designer spotlight : Starkers! Corsetry

interview by : Vanity Kills
photographer : Amena Assaily
creative director : Pretty Deadly Stylz
fashion stylist : Pretty Deadly Stylz
makeup artist : Jenn Aqui
hair stylist : Pretty Deadly Stylz
model : Michelle Gray

What do blushing brides, goth girls, and Tinseltown types have in common? A mutual love of making an entrance, that’s for certain. And at least one made-to-measure corset meticulously crafted in the Toronto studio of Dianna DiNoble, where for the past twenty years this acclaimed waist sculpting goto woman has been making hourglass dreams come true under the name Starkers! Corsetry. Whether it be an ivory silk overbust finished with pearls and flowers suitable for a fairytale wedding, an extended thigh-grazing underbust concocted from crocodile embossed leather conceived with Montreal Fetish Weekend in mind, or a sapphire cincher for Jennifer Love Hewitt, the fruits of Dianna’s labor facilitate a perfect fit for every curve of every customer by drafting a pattern from scratch based on the individual measurements provided. “Off the rack” simply doesn’t exist in her vocabulary.

While Starkers! has garnered quite a following amongst faces one might easily recognize from their TV screen, such as cast members of True Blood and Dexter, DiNoble adheres to the philosophy that realizing each client’s one-of-a-kind needs, famous or otherwise, lies at the heart of her company. Dianna’s uncompromised dedication to customer satisfaction accounts for two thirds of the secret formula behind’s Starkers! success. The remaining third is attributed to the magic conjured up by the Gabrielle overbust and its cleavage-enhancing powers. Here’s to two more decades of dressing for excess.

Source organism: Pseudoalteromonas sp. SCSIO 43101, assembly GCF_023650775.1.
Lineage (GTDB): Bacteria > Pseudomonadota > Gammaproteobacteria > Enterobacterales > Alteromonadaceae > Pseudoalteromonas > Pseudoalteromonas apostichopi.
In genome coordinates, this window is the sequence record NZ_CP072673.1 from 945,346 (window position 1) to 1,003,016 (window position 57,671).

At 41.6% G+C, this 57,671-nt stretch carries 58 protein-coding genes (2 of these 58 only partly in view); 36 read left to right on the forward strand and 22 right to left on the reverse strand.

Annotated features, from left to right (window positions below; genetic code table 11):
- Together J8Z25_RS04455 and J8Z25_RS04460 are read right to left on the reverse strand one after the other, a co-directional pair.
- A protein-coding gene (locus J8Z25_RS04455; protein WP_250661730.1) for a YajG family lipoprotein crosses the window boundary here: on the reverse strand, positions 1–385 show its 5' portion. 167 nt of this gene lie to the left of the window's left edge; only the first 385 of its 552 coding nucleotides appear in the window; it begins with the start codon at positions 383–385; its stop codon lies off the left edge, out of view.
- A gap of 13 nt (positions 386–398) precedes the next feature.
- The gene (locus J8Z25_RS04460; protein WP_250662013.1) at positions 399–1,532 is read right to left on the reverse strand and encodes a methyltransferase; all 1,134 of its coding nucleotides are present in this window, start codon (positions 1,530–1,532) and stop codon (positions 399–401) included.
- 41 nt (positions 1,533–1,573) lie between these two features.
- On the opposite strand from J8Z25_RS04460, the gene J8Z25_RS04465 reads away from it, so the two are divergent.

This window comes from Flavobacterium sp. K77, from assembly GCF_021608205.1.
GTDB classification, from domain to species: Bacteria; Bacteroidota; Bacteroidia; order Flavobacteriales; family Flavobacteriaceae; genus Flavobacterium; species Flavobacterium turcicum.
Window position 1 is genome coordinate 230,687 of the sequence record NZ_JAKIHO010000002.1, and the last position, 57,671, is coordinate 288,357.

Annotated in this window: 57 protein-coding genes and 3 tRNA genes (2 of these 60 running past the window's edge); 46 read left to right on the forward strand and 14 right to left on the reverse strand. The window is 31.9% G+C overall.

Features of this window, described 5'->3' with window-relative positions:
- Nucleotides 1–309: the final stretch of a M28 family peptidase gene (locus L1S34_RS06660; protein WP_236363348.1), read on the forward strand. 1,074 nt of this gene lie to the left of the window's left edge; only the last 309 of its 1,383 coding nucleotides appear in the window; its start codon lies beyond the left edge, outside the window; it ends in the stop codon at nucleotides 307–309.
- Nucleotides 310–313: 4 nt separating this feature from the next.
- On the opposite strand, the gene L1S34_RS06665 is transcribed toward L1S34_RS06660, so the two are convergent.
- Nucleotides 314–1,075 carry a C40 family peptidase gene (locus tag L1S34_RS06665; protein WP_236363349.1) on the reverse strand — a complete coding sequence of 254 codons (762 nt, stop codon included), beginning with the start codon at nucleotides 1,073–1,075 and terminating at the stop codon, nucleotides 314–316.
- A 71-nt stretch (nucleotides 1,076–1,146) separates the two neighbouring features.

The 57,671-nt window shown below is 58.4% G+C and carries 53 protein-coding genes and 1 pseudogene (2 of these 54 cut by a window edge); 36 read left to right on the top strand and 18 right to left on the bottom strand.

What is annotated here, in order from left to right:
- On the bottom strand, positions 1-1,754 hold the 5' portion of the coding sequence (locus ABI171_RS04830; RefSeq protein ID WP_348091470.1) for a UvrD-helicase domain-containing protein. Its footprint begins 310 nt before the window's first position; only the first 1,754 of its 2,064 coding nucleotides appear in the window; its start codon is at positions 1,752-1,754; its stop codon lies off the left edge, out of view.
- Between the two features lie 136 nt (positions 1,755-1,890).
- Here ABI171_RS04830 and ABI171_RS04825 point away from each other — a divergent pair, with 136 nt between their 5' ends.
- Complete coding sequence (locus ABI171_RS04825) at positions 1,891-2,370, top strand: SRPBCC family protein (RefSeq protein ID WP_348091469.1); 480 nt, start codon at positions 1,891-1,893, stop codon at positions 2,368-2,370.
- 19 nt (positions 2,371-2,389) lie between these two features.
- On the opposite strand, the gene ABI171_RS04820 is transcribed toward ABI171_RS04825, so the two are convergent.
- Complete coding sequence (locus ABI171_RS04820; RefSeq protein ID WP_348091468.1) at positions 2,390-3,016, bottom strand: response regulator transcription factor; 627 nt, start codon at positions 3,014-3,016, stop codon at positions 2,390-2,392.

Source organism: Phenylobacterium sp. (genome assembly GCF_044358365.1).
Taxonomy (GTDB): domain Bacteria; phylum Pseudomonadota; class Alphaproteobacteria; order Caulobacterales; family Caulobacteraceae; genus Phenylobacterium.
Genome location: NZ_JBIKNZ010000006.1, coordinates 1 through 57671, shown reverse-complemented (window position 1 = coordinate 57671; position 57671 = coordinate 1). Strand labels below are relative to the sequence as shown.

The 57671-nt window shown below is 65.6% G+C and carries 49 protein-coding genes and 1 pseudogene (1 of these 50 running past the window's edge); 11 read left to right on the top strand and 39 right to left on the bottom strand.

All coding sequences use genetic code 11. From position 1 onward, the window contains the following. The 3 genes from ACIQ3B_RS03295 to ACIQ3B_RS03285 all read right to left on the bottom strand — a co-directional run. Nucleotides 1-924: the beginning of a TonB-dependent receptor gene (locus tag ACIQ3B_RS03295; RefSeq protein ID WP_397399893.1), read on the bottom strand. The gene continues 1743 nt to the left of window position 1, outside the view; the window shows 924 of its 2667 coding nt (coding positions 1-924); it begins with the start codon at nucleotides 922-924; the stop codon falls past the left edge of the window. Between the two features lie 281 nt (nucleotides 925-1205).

What lead you to focus exclusively on bridalwear for your latest collection which was shown at FAT, Toronto Arts & Fashion Week, 2012?
Dianna DiNoble : It was my focus because it has been the focus of my clients over the past few years. When Starkers began, nearly twenty years ago, I primarily catered to the goth scene and made mostly black leather, brocade, and strappy corsets. It has made a gradual shift to more formal and bridal, and I believe it’s still the same individuals that I made corsets for in the 90s they are now older and wanting something more offbeat than a typical wedding dress, or formal gown. Corsets have also been predominant in wedding gowns, and brides like to have one that they can trust will be comfortable to wear all day because it’s custom made to measure. Also for a custom designed and fit bridal gown,
the price is good.

[ additional images not seen in the August/September 2012 Issue ]

view the full feature in the October/November 2012 Issue

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